TOWNSVILLE, AUSTRALIA - MARCH 17: Cowboys coach Paul Green looks on before the start of the round three NRL match between the North Queensland Cowboys and the Sydney Roosters at 1300SMILES Stadium on March 17, 2016 in Townsville, Australia. (Photo by Ian Hitchcock/Getty Images)

The family of late premiership-winning NRL coach Paul Green have revealed the findings of a post-mortem following the coach's tragic death earlier this year. The findings have revealed that Green was living with an undiagnosed and ‘severe' case of Chronic Traumatic Encephalopathy prior to his passing.

CTE has been in the spotlight recently with a focus on concussion issues, James Graham's captivating investigation into his own health and the likelihood of a UK class action by former Super League players.

In a comprehensive interview with The Australian, both Green's wife Amanda and Professor Michael Buckland from the Australian Sports Brain Bank spoke about the stunning post-mortem finding.

Buckland said that Green's case was so severe it likely affected both his impulse control and decision making in the lead-up to his death.

“It wasn't him, it was the brain disease,” Buckland said.

“The only known cause for the organic brain disease is repetitive head impacts.

“I suspect he would have been coping with stuff he didn't understand for quite a while. He didn't have mental health problems, he just couldn't control stuff that was going on in his head.”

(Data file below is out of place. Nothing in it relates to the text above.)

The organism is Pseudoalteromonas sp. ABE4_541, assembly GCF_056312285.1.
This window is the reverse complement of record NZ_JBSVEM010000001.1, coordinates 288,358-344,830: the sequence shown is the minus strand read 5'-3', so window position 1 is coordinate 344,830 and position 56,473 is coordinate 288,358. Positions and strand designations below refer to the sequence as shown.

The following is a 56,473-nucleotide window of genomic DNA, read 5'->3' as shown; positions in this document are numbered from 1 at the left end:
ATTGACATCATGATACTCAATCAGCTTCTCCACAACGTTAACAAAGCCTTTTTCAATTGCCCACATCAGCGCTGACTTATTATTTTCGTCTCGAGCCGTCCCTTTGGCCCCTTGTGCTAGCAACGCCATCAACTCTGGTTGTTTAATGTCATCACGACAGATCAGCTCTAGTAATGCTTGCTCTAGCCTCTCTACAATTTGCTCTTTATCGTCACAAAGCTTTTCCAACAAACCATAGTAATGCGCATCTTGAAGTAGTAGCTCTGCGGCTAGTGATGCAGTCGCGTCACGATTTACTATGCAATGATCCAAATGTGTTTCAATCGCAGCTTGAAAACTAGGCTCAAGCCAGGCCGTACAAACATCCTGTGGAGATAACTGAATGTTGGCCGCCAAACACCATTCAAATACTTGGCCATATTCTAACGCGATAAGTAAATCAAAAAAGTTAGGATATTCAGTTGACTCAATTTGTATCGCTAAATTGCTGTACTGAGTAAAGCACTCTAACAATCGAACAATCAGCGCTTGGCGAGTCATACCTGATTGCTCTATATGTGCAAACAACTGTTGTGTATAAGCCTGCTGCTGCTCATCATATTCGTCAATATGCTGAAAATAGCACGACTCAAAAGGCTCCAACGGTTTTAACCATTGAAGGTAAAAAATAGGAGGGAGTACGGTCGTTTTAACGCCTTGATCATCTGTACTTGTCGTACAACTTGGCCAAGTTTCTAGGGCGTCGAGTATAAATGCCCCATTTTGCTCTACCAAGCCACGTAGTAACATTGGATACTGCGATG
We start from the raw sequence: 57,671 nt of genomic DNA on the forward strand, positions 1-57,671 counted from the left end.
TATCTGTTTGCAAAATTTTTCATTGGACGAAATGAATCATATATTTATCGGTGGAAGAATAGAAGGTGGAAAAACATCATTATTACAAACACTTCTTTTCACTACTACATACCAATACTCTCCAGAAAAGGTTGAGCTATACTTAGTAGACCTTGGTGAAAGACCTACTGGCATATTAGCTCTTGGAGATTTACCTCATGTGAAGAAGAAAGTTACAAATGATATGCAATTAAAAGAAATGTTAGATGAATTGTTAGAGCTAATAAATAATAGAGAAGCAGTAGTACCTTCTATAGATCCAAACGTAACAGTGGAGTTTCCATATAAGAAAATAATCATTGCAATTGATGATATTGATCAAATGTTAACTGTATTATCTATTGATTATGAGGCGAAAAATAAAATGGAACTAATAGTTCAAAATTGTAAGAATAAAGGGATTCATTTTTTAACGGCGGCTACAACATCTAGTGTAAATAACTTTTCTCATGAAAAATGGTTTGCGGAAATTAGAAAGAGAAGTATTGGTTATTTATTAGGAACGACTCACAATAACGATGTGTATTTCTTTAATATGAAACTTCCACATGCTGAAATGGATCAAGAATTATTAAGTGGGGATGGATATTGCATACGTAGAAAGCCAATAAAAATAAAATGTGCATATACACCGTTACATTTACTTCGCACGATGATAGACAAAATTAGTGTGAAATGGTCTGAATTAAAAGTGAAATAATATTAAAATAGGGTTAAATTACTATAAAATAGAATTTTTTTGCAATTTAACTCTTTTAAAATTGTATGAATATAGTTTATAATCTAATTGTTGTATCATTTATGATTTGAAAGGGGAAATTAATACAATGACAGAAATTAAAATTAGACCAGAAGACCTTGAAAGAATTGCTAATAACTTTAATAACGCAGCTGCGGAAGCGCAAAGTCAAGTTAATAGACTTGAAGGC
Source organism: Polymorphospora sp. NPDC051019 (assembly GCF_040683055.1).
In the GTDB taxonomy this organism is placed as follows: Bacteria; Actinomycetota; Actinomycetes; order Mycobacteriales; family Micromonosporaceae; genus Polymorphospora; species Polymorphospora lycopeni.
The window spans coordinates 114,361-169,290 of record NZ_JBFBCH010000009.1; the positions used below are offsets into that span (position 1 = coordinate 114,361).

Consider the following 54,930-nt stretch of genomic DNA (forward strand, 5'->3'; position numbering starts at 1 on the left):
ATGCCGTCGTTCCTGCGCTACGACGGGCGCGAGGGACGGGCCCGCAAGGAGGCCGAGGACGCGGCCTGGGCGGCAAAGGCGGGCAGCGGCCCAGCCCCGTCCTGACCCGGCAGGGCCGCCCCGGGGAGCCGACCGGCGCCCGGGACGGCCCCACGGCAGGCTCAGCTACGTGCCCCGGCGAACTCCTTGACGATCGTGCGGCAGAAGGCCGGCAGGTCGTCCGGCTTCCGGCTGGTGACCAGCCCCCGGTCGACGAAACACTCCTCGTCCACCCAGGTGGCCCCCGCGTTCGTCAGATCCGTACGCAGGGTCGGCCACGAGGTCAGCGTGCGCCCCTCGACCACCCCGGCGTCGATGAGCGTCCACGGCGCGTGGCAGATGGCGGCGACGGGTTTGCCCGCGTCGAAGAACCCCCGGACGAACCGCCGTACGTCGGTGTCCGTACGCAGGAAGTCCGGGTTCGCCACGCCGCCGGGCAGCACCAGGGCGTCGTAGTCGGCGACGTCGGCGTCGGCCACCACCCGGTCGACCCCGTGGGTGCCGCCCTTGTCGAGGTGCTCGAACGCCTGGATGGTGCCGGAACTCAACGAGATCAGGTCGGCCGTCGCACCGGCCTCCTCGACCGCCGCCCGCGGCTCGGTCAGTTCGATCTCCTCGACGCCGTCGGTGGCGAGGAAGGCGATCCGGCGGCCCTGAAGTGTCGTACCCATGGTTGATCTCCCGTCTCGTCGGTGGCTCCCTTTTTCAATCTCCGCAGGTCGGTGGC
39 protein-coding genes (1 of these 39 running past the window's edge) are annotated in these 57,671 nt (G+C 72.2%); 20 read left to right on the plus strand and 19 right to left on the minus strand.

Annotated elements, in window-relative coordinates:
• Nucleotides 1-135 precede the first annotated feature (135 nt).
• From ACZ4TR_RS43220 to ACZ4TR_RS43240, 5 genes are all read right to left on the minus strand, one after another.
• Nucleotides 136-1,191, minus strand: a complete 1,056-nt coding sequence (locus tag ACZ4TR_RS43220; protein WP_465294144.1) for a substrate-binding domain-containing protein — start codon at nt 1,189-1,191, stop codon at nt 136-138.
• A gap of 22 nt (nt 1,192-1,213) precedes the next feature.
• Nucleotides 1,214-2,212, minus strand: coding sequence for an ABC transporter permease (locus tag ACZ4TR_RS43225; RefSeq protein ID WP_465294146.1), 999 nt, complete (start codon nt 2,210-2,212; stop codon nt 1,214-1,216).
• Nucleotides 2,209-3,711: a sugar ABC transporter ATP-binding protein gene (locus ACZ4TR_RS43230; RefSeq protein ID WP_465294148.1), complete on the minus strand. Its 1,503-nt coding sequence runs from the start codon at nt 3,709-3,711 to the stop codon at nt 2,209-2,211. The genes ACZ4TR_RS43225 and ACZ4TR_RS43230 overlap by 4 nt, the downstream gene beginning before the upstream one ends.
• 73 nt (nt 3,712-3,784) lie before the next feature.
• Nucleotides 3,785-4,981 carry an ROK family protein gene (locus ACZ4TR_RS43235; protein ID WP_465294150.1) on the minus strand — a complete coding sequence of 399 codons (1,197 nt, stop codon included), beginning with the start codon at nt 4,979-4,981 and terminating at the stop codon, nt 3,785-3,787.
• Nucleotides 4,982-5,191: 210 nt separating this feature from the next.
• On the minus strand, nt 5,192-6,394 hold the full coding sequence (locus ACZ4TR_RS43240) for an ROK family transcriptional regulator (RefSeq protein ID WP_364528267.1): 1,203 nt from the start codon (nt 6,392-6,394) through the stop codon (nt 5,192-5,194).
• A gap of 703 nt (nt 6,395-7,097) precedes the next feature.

While the tragic diagnosis can't undo the tragedy of Green's passing, Amanda said the discovery had helped the family find some peace.

“I was able to sit (Green's son) Jed down and explain that Daddy's brain was sick, that's why he did what he did,” Green said.

“The diagnosis helped them understand what happened.

“For my daughter it has also given her a sense of relief because of what's being said (about depression). She now understands that he wasn't in that space and there's nothing we could have done because he was sick. We just didn't know it.”

Though the last few months have been painful for the Green family and are unlikely to get easier more quickly, Amanda Green has grown even more determined to raise awareness about the debilitating condition.

“My goal is to shine a light on Paul's diagnosis, so we can advance our approach to detection, education, treatment and support for people suffering from CTE,” she said.